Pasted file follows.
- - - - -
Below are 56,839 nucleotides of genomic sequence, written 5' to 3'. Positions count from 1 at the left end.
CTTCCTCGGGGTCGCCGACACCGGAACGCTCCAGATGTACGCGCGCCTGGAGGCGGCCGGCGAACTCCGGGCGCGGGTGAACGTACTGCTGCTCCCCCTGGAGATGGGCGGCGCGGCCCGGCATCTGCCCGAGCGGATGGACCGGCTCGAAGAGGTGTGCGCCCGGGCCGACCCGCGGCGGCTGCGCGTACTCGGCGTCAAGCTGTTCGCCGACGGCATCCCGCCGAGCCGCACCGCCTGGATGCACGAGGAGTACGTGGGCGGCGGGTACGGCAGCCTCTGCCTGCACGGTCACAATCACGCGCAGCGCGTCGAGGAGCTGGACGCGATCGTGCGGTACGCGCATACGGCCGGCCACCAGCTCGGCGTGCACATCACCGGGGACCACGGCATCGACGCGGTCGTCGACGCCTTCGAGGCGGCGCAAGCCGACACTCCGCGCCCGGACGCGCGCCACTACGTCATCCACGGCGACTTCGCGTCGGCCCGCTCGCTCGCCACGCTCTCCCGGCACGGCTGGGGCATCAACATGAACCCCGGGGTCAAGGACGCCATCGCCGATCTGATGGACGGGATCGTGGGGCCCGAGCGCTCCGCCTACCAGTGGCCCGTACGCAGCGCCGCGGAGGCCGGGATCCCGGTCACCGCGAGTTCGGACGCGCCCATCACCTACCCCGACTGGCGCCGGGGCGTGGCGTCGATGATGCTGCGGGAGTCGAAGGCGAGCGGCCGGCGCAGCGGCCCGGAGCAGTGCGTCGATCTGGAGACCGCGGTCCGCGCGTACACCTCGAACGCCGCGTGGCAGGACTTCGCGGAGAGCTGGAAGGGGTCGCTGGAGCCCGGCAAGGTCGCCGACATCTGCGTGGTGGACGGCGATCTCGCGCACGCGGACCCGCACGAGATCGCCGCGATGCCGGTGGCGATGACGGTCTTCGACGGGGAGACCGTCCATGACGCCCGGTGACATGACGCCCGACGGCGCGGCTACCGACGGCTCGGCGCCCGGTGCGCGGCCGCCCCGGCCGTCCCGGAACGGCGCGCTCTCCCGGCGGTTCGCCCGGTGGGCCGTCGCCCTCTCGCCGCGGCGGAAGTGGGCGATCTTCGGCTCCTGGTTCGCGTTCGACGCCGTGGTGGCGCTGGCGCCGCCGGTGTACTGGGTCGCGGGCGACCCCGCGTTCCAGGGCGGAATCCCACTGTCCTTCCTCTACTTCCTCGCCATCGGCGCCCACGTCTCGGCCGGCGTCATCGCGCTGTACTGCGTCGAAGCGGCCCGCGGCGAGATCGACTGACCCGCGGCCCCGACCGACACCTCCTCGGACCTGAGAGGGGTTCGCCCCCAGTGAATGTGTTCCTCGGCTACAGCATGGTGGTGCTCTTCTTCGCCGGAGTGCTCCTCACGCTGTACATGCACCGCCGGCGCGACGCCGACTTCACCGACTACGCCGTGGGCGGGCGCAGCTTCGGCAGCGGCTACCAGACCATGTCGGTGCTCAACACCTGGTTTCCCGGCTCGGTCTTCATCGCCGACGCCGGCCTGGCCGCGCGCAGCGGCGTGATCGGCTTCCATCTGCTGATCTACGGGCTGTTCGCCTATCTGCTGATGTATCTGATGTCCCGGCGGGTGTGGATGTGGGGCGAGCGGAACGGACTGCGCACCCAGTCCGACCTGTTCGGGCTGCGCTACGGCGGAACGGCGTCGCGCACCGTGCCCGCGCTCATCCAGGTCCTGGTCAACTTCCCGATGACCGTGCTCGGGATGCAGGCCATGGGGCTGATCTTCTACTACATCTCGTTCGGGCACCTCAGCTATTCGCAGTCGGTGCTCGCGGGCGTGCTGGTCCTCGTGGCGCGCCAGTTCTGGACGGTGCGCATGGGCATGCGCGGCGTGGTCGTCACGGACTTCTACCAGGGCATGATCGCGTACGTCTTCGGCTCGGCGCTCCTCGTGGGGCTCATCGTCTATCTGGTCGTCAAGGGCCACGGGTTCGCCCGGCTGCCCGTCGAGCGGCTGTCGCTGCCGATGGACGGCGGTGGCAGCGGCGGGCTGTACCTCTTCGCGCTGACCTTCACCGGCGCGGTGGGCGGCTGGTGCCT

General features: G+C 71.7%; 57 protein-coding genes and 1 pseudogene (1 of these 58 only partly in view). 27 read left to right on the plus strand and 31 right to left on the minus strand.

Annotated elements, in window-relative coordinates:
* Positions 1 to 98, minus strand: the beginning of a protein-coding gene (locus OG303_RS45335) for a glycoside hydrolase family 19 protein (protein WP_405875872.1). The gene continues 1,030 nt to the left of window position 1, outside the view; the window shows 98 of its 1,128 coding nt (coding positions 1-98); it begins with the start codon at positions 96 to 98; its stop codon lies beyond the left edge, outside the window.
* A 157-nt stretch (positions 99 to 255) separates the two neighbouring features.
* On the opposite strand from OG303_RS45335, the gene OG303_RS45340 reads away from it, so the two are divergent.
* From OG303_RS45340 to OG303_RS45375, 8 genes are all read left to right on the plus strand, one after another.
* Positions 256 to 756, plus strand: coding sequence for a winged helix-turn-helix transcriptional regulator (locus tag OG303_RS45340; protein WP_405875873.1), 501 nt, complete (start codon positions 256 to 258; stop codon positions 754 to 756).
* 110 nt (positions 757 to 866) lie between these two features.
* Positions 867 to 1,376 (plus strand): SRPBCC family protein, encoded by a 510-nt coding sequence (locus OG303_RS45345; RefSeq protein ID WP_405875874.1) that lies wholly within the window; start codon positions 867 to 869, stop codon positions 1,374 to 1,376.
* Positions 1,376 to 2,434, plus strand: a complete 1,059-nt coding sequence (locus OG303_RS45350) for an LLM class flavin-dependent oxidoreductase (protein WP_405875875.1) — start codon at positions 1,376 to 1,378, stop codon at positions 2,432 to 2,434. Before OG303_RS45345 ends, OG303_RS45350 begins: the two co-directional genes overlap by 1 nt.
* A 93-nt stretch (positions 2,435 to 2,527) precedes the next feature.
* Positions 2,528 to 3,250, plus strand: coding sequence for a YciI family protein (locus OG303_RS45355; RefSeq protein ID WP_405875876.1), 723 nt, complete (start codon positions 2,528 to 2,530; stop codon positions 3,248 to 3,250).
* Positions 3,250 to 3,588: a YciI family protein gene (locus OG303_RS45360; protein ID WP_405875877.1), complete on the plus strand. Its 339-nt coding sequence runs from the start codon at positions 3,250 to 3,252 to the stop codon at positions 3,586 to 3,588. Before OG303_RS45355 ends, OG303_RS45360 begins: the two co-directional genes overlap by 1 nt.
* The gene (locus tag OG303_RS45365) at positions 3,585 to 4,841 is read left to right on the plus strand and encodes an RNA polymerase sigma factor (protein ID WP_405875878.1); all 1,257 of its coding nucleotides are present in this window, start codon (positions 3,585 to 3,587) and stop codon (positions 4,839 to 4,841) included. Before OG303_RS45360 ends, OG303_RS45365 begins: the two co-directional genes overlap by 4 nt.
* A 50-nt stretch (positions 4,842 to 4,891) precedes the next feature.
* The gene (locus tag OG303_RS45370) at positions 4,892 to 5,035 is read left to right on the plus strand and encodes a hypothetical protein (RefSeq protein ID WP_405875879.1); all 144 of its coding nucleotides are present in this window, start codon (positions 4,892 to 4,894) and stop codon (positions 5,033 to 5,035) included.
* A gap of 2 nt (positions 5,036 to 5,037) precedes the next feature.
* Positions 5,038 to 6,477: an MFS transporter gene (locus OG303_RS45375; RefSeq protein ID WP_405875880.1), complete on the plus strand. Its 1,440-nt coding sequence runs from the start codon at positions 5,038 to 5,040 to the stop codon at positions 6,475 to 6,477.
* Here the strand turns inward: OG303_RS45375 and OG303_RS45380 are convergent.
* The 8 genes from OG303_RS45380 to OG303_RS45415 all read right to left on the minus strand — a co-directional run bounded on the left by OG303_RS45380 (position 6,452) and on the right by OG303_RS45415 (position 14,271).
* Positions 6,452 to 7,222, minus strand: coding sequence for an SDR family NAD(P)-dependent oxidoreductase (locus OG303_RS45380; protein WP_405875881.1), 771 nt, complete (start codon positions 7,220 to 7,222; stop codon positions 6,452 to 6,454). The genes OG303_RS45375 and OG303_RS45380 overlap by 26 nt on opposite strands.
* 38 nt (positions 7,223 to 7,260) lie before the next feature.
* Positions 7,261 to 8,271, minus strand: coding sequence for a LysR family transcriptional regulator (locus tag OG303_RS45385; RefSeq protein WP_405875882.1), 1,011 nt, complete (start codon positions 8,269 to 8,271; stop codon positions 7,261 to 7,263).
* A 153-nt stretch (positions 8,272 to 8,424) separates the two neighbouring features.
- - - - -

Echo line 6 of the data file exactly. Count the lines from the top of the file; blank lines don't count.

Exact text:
* A 157-nt stretch (positions 99 to 255) separates the two neighbouring features.